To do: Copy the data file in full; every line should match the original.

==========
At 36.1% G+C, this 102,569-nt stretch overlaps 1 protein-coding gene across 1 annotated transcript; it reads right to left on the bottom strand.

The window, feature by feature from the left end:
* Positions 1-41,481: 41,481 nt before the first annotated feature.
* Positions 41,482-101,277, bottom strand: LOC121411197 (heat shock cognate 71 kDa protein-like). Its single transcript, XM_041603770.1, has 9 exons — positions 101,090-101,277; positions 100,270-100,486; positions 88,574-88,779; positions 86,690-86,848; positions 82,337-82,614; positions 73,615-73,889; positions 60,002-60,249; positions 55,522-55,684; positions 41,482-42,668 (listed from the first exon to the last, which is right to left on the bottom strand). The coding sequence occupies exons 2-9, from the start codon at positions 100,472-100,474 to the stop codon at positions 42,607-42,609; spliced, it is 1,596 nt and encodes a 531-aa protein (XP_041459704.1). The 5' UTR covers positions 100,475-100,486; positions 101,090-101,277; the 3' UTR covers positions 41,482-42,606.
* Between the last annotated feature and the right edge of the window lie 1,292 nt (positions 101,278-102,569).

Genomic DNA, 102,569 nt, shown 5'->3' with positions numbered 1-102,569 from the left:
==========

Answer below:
At 36.1% G+C, this 102,569-nt stretch overlaps 1 protein-coding gene across 1 annotated transcript; it reads right to left on the bottom strand.

The window, feature by feature from the left end:
* Positions 1-41,481: 41,481 nt before the first annotated feature.
* Positions 41,482-101,277, bottom strand: LOC121411197 (heat shock cognate 71 kDa protein-like). Its single transcript, XM_041603770.1, has 9 exons — positions 101,090-101,277; positions 100,270-100,486; positions 88,574-88,779; positions 86,690-86,848; positions 82,337-82,614; positions 73,615-73,889; positions 60,002-60,249; positions 55,522-55,684; positions 41,482-42,668 (listed from the first exon to the last, which is right to left on the bottom strand). The coding sequence occupies exons 2-9, from the start codon at positions 100,472-100,474 to the stop codon at positions 42,607-42,609; spliced, it is 1,596 nt and encodes a 531-aa protein (XP_041459704.1). The 5' UTR covers positions 100,475-100,486; positions 101,090-101,277; the 3' UTR covers positions 41,482-42,606.
* Between the last annotated feature and the right edge of the window lie 1,292 nt (positions 101,278-102,569).

Genomic DNA, 102,569 nt, shown 5'->3' with positions numbered 1-102,569 from the left: